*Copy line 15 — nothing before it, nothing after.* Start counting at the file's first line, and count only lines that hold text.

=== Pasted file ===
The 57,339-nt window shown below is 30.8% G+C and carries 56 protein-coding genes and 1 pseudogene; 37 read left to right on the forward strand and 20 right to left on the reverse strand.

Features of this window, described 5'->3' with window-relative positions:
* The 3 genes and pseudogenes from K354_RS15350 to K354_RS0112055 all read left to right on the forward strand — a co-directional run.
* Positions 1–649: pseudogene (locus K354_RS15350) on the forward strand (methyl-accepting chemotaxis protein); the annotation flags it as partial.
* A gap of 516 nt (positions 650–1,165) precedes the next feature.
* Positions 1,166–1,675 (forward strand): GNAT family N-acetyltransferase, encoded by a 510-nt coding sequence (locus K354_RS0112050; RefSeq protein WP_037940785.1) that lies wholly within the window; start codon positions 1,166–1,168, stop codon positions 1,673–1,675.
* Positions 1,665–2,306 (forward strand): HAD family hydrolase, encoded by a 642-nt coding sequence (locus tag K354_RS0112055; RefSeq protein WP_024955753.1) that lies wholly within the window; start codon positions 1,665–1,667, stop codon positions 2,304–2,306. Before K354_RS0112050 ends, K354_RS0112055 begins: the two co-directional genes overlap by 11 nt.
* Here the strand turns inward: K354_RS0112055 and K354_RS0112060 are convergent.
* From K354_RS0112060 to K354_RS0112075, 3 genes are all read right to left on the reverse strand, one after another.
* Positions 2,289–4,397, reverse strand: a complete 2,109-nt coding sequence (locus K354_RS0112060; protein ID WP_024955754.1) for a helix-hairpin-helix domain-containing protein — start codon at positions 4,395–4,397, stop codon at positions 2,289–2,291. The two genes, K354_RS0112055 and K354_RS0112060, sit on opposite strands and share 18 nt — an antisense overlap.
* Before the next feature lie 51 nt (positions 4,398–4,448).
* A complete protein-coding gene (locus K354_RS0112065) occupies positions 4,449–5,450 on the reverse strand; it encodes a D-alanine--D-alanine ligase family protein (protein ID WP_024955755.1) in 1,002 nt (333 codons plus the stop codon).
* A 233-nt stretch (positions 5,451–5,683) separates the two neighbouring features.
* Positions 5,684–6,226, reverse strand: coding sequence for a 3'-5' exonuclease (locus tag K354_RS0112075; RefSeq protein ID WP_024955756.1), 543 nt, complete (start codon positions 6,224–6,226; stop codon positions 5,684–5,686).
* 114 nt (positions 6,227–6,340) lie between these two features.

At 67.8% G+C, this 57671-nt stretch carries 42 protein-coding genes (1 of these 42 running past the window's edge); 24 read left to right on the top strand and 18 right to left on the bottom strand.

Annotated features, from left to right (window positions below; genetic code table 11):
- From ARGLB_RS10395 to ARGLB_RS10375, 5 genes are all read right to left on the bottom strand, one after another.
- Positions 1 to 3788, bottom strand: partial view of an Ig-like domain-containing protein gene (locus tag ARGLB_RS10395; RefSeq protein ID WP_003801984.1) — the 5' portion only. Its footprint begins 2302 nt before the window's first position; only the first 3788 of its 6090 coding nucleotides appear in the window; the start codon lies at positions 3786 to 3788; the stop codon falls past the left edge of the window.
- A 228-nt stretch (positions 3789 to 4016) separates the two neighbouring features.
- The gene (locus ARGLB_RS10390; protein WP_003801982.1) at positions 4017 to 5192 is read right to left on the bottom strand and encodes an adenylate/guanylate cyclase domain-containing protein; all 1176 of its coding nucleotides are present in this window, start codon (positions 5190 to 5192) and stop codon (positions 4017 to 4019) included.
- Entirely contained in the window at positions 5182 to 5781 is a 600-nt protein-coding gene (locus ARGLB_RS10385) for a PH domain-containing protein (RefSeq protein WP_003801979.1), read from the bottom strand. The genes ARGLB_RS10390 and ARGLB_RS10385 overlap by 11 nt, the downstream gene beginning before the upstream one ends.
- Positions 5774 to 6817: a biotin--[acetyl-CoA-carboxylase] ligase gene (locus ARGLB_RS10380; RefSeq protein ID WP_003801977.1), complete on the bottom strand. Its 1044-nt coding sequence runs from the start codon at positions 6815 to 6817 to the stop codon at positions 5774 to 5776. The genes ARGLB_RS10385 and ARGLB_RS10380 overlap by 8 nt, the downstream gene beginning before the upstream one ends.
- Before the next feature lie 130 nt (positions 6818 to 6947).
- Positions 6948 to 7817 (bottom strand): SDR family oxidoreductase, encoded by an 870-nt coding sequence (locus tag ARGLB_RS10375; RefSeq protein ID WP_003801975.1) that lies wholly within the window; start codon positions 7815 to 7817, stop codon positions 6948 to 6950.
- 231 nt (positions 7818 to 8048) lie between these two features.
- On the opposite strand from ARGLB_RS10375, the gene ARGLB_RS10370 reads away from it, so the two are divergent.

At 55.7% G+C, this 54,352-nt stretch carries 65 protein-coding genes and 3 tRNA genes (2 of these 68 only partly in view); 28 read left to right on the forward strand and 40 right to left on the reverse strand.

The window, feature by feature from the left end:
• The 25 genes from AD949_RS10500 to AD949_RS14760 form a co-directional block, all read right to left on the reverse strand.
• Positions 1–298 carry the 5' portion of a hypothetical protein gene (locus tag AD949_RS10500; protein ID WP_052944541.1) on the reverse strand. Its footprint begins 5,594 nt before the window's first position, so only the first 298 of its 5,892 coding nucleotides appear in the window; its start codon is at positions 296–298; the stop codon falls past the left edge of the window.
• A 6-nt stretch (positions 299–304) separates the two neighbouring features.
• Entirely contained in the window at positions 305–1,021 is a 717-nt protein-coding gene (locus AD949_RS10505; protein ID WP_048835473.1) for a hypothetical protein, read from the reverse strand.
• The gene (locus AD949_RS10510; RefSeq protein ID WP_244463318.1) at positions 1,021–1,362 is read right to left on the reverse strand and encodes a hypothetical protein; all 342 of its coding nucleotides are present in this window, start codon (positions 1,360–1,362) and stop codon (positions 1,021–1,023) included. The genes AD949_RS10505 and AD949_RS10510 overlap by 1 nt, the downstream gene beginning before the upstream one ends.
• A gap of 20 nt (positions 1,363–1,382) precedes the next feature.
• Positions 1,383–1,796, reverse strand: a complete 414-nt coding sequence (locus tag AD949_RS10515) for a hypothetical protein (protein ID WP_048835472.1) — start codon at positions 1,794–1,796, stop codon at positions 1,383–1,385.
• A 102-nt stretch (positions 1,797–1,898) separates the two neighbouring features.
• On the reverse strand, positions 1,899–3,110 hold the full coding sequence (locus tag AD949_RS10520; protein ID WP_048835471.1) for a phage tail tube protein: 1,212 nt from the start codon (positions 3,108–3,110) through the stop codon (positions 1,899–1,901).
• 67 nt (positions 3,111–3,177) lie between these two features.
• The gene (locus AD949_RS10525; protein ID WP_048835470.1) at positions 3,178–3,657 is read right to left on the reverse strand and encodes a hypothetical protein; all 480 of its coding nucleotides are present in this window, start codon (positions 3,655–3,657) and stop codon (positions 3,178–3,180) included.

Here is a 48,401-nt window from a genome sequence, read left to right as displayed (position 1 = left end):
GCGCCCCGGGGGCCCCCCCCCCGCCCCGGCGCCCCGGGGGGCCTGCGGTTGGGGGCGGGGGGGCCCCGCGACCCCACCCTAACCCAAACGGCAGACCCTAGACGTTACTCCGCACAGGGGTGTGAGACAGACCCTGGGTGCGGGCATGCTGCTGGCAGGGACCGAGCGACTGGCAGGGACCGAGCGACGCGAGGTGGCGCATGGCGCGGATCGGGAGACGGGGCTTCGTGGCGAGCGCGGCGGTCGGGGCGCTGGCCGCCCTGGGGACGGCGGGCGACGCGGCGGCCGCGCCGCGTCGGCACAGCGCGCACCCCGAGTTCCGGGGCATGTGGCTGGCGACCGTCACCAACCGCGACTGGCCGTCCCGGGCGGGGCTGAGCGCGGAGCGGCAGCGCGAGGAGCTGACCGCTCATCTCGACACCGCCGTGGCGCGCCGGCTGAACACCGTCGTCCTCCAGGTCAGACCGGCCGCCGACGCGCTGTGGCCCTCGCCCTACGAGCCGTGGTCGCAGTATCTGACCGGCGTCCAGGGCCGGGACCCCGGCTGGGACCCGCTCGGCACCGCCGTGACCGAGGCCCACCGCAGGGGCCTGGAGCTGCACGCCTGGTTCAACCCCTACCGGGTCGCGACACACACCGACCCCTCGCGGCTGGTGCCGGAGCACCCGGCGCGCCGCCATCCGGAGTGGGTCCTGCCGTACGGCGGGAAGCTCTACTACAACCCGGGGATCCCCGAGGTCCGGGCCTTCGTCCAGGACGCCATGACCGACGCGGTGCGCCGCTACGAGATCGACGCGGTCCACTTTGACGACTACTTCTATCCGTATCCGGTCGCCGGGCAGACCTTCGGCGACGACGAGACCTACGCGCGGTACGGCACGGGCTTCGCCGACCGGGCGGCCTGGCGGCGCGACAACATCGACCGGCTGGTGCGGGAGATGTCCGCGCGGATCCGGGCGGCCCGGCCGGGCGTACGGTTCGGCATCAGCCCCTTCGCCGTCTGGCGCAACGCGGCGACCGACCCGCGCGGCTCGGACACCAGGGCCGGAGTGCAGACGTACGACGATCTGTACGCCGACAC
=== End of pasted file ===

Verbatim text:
* 114 nt (positions 6,227–6,340) lie between these two features.